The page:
Fig. 3

Product formation and substrate consumption kinetics of a linalool biotransformation on 2-l shake flask scale with racemic and (R)-(−)-configured substrate. Arrows indicate addition of 150 mg l−1 linalool. Mean values of double experiments are given, error bars show individual results

Substrate and product toxicity

Since linalool and its oxides are structurally and therefore physicochemically similar, not only substrate inhibition but also product inhibition may interfere with the biotransformation. Hence, the influence of elevated substrate and product concentrations on the growth was investigated.

Incubation of C. cassiicola under the influence of linalool and linalool oxide showed the severe toxicity of both substances even at low concentrations (Fig. 4). It became obvious that the decrease in biomass followed a power law, when the data was plotted on double logarithmic axes. After regression analysis, IC50 (50 % inhibitory concentration) values were determined. These values were 0.88 mM (136 mg l−1) for linalool and 1.33 mM (230 mg l−1) for linalool oxide. The less toxic effect of linalool oxide is not surprising since oxidation of hydrophobic molecules can be seen as part of a cell’s detoxification mechanism [21, 23]. Mirata et al. [21] determined a threshold concentration of 150 mg l−1 for linalool, below which they did not notice any significant inhibition. The main differences in their experimental setup were the use of spore suspension and an incubation time of 4 days. In contrast, cultures were inoculated with homogenised preculture and cultivated for only 24 h in the present work. During the longer period of incubation, linalool may have evaporated or been oxidised to the less toxic linalool oxide. This might explain the slightly lower toxic effect described by Mirata et al. [21].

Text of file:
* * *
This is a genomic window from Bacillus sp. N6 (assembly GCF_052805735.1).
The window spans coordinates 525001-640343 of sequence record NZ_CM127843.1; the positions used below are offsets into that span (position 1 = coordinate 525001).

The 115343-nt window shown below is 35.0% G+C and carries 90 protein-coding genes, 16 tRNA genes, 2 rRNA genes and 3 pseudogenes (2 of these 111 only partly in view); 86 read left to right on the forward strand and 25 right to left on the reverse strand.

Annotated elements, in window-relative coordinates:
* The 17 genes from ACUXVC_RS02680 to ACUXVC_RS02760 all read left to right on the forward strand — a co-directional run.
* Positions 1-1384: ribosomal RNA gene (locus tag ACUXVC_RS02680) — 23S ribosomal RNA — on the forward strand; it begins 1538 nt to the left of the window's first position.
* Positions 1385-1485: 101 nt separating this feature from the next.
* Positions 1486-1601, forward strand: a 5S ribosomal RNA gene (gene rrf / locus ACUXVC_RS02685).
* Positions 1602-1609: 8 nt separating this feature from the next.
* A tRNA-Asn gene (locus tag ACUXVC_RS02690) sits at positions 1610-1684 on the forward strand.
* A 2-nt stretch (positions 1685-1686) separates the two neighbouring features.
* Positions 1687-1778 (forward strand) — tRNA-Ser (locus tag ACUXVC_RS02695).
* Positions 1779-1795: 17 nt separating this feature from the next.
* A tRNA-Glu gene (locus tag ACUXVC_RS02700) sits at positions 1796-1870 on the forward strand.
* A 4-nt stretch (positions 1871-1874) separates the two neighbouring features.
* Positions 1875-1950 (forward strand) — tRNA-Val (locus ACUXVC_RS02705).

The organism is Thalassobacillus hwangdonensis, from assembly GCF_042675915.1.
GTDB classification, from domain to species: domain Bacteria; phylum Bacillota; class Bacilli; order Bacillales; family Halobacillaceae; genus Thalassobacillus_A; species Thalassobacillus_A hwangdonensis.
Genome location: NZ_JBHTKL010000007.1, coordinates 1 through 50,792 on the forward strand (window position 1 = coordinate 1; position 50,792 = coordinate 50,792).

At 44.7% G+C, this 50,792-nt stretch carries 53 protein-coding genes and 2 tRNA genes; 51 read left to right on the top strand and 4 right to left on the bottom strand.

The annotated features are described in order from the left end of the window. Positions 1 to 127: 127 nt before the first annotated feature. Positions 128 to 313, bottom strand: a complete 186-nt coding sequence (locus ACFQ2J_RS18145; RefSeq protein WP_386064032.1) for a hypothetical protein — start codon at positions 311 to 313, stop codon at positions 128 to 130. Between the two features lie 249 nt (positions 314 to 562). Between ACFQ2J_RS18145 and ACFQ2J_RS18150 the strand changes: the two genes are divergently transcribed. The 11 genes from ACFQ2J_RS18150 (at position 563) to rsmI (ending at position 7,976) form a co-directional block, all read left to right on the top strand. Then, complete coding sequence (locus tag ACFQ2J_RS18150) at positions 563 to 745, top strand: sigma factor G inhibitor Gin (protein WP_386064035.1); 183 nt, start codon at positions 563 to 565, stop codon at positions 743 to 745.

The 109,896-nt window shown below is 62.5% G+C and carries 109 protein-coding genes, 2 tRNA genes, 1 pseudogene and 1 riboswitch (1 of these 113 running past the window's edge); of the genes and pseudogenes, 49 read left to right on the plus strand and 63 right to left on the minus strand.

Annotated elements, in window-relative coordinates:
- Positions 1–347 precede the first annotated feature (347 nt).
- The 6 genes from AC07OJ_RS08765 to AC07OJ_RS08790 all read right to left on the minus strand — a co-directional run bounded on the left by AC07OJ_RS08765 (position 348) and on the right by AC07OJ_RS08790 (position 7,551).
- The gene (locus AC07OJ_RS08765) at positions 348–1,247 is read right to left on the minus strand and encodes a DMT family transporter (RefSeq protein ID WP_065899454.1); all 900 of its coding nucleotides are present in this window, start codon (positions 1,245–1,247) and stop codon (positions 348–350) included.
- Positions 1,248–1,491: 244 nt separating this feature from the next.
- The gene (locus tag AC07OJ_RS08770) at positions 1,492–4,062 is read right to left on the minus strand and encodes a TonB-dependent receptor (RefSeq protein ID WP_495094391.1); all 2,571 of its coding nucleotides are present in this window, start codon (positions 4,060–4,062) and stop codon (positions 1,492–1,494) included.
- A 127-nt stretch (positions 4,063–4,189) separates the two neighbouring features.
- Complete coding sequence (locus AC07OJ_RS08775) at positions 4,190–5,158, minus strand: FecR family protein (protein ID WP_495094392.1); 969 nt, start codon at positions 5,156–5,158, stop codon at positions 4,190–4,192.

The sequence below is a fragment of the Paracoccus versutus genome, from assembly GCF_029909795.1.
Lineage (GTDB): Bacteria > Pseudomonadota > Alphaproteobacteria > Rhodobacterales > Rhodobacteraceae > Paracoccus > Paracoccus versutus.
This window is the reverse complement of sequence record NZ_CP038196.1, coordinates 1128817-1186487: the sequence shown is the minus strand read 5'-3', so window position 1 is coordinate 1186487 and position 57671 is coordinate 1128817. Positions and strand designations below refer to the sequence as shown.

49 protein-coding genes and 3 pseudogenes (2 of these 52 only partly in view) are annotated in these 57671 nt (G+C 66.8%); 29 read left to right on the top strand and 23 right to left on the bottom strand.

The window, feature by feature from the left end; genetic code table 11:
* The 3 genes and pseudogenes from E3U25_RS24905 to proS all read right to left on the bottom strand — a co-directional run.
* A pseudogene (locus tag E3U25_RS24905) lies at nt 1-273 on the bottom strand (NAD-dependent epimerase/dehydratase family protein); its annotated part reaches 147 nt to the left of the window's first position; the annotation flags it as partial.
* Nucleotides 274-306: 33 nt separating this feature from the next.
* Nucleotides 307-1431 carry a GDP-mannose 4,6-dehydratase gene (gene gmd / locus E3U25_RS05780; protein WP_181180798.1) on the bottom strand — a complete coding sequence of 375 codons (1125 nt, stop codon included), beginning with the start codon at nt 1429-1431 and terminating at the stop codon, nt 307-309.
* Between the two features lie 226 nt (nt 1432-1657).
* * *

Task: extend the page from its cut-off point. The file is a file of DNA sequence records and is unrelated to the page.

Fig. 4

Growth inhibition of C. cassiicola in the presence of linalool and linalool oxide. Biomass reduction is expressed as fraction of biomass produced under inhibited conditions (Xinh.) per biomass of an uninhibited control (Xctrl.). Values were determined after 24 h of cultivation in 40 ml flasks. Both inhibitions could be described by a power function y = c−a·b in which y is the fraction of biomass produced at an inhibitor concentration c; a and b are constants depicting the toxicity of the inhibitors. Curve fitting produced for linalool: a = 0.84, b = 0.45 (R2 = 0.98); for linalool oxide: a = 0.69, b = 0.61 (R2 = 0.99). Mean values of double experiments are given, error bars show individual results

Nonetheless, 150 mg l−1 linalool was chosen as a suitable concentration for further experiments since it was in the range of the IC50 value. Lower concentrations might have been difficult to control due to the high volatility of the substrate.